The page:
Turn your startup into a process or die

Following the last post using 3 examples where startups had created a system that powered their growth I got thinking about what the experts had already tested out. I found a nice post from a couple of years ago from Referral Saasquatch which explores the topic in more depth, with Brandon Gains talking with Brian Balfour, VP of Growth at HubSpot.

What it nicely includes are Google docs to download which allow you to see growth and test growth experiments. The growth experiments are the building blocks to create your process: Experiment Backlog Spreadsheet and Experiment Design docs here.

What’s also really nice about Brandon’s post is that it also shows Hubspot’s overall process following those growth experiments. He also gives examples (captured in the Google docs) for each section of the system. And with the reproduction of that system  captured in a playbook.

Here’s the growth flow chart Brian uses with his team.




Creating a Backlog

growth experiment backlog

This is where you put the brainstormed experiments that your team wants to run. Think of it like your product development roadmap, but this time it’s for your growth team. The key here is to accurately understand the scope of running the experiments. IE what the steps are to implement and what resources are needed for each experiment.

Creating and Using an Experiment Doc

This is the lifeblood of the growth experiment process. You start with your idea and create the objective and hypothesis to help prioritize the experiment.

Once you make the test a priority you begin to design the steps needed to implement the experiment.

When the test is complete you then record the results, discuss your findings and plan the next steps.

Growth Experiment Design Doc

Creating a Playbook

This is where you take your successful experiments and document the step-by-step process into a playbook that your team can revisit as a repeatable growth experiment. For example marketplace startups like Airbnb, Uber and UrbanSitter have built playbooks for their city-launches.

They use a combination of guerilla marketing tactics to seed the initial word of mouth of their city launch. Measure what they spend hosting events, meeting with influencers, putting up posters, etc..

In a recent talk from the 500 startups bootcamp. Rebecca Rosenfelt went over how the teams tracked the ROI from their city launches that used targeted FB ads and compared them to their guerilla campaigns.

After seeing the higher ROI from the guerilla marketing campaign they created a playbook to help the team build a repeatable city launch strategy.

content marketing playbook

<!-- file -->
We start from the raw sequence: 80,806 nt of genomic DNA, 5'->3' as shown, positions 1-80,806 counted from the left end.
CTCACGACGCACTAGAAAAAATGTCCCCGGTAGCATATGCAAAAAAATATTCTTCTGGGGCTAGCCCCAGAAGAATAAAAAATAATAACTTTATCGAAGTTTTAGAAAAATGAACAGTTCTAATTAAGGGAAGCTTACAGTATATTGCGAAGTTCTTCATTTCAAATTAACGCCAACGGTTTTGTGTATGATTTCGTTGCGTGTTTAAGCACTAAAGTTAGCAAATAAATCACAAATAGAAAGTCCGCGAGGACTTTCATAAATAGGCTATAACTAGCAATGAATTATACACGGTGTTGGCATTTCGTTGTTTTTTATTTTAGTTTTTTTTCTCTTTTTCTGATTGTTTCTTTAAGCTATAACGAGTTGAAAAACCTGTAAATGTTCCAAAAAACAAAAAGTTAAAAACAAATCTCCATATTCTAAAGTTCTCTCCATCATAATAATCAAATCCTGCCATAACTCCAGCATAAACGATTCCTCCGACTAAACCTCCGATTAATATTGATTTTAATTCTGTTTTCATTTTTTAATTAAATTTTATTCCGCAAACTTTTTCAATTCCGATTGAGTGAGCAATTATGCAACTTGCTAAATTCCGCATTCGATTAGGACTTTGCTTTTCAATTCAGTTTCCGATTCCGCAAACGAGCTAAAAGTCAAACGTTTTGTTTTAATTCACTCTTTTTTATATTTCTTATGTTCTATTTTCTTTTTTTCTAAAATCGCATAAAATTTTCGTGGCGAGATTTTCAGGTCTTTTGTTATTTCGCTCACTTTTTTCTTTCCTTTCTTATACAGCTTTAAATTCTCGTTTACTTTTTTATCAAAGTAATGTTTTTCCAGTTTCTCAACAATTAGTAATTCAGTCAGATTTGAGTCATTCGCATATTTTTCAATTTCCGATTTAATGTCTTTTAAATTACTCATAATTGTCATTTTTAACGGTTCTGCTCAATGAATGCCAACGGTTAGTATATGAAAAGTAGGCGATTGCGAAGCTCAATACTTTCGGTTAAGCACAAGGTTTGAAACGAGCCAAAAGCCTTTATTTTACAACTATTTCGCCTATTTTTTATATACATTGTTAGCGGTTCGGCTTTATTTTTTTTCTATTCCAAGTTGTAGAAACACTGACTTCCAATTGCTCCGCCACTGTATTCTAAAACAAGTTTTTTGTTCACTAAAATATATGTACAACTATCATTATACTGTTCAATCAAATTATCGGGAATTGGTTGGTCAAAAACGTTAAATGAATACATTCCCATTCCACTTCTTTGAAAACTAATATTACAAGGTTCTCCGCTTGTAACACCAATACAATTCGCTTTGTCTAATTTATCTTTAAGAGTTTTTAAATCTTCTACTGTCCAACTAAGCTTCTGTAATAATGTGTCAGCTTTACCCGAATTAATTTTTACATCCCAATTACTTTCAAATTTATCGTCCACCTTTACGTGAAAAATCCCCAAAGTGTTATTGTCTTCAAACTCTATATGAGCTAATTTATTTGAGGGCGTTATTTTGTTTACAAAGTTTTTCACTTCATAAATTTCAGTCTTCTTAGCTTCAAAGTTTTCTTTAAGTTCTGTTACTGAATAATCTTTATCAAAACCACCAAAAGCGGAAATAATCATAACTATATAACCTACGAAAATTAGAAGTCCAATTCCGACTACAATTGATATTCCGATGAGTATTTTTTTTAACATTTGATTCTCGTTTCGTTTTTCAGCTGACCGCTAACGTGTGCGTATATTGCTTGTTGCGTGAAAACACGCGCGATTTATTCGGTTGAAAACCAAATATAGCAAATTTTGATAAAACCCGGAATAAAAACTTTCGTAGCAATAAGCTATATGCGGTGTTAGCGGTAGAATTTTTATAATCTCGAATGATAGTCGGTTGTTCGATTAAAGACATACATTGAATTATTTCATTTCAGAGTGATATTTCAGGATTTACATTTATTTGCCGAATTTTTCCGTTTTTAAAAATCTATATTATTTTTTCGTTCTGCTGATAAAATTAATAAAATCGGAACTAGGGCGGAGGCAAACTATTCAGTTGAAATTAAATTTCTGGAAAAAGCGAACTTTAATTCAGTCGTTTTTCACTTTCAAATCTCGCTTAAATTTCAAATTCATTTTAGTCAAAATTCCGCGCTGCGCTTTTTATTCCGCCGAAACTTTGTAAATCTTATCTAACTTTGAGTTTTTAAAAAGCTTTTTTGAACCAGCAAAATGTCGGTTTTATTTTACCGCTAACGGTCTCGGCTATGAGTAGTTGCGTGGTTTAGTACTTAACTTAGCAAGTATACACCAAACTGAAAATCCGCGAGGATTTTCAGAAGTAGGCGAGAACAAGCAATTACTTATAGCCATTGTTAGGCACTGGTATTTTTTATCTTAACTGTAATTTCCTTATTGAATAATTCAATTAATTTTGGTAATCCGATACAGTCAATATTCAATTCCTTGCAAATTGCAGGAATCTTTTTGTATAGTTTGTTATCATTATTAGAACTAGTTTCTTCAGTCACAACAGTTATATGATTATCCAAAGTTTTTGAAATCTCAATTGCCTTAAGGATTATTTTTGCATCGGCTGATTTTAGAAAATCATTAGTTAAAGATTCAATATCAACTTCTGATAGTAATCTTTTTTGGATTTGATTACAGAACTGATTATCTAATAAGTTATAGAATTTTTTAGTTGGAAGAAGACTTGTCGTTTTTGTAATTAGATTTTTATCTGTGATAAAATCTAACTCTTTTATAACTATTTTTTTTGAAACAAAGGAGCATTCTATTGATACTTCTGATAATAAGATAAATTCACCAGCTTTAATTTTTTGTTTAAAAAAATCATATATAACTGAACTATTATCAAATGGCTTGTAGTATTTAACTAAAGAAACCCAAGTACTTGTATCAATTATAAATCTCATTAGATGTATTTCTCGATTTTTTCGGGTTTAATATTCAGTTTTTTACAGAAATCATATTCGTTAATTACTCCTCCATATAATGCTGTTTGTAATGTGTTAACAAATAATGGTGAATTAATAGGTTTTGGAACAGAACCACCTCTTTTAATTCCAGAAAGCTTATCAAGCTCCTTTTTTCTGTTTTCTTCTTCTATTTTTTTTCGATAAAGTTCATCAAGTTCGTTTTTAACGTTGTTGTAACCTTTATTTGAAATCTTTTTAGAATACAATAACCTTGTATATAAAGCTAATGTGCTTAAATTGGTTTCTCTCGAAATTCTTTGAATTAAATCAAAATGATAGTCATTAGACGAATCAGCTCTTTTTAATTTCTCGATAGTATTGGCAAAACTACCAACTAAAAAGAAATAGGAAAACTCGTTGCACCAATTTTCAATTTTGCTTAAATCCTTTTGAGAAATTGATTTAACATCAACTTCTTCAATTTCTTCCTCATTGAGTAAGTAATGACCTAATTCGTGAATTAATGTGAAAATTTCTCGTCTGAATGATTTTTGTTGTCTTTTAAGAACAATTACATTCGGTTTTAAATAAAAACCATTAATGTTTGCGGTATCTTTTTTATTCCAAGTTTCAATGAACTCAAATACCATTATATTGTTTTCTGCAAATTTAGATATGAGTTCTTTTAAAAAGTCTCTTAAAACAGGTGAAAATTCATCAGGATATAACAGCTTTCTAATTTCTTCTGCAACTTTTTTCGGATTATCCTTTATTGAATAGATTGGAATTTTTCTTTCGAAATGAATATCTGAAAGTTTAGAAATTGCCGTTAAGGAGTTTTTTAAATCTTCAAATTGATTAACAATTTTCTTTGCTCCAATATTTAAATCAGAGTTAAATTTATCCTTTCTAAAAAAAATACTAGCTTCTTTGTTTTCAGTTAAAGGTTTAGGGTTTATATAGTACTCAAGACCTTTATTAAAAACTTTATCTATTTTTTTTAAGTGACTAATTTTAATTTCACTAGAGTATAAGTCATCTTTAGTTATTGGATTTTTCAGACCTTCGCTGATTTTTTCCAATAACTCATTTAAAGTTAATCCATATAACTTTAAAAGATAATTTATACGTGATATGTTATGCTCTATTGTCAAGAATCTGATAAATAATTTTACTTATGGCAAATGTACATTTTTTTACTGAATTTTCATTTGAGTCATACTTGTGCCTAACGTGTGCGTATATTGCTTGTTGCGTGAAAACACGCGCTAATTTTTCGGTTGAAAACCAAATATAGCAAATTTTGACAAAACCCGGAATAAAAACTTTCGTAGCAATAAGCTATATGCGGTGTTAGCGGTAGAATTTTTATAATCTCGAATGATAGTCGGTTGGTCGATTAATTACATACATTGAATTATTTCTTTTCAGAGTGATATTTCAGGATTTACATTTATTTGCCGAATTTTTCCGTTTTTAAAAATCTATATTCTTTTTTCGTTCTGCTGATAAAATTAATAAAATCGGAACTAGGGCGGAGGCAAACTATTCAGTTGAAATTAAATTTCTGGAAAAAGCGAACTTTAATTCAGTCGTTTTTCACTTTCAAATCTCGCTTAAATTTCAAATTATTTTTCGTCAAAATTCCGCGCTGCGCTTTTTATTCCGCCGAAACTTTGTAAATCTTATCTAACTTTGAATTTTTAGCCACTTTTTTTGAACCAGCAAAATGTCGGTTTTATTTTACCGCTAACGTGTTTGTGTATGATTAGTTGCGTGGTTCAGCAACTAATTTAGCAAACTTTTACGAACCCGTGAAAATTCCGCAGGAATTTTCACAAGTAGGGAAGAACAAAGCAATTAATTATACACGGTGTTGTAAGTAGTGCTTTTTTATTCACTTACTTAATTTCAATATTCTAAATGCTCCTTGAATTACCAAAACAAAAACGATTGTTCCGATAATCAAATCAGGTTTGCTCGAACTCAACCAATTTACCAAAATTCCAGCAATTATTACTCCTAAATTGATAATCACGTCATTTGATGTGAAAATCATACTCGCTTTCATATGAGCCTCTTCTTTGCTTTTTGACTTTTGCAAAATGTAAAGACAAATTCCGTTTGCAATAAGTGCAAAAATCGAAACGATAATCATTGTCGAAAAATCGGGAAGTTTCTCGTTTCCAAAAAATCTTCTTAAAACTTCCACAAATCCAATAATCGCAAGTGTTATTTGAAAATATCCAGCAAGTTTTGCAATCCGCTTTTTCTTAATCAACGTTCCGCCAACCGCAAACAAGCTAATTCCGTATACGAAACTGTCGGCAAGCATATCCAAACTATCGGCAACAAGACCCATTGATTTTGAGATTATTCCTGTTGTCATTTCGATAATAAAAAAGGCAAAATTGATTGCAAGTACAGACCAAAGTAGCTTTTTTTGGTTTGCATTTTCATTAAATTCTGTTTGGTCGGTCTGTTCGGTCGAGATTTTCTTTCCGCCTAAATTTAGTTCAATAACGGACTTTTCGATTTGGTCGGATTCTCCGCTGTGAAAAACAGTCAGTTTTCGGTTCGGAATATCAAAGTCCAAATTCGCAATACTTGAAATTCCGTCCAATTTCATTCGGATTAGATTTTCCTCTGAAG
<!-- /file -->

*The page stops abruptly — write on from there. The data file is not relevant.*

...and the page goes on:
Internally, a parallel version of a playbook is a guide for onboarding staff, for example my friends at MBJ London which just recently raised £715K on Crowdcube, have created a staff ‘playbook’ to ensure the secret sauce for the Website as a Service product is understood by staff as they expand globally.

Getting that right is easier said than done. At Sony EU in 2012 the Radian6 social monitoring software playbook was 28 pages long, and wasn’t very effective at driving adoption, but despite my queries to Tokyo HQ that was the tool we used!

In other words if you are designing systems for growth either externally with customers or internally with onboarding, it doesn’t matter how good they look or sound if they don’t actually do the job.

Getting them to work is often about keeping it simple. My most popular flowchart (over 150 downloads) on Slideshare is the simplest, a one slide explanation/example of how KPIs work.

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Turn your startup into a machine, or die!

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When you get stuck into marketing for your business you’ll soon come across ‘experts’ who want to sell you the latest tool that’s going to accelerate your growth. But it often doesn’t work. Why, because it’s not designed to work from the bottom up as a ‘system’ that fits in with the way you do business.

That may sound a tad academic but take this example from Christopher S. Penn, on the problems with just taking the software (in this case Google Analytics) as it comes out of the box and failing to figure out how it can make a real difference to your business.

Earlier this week, I was doing some private consulting and found a Google Analytics installation that was almost out of the box. No meaningful goals set up, no social media settings, no content groupings, none of the good stuff that makes Google Analytics an incredibly powerful tool.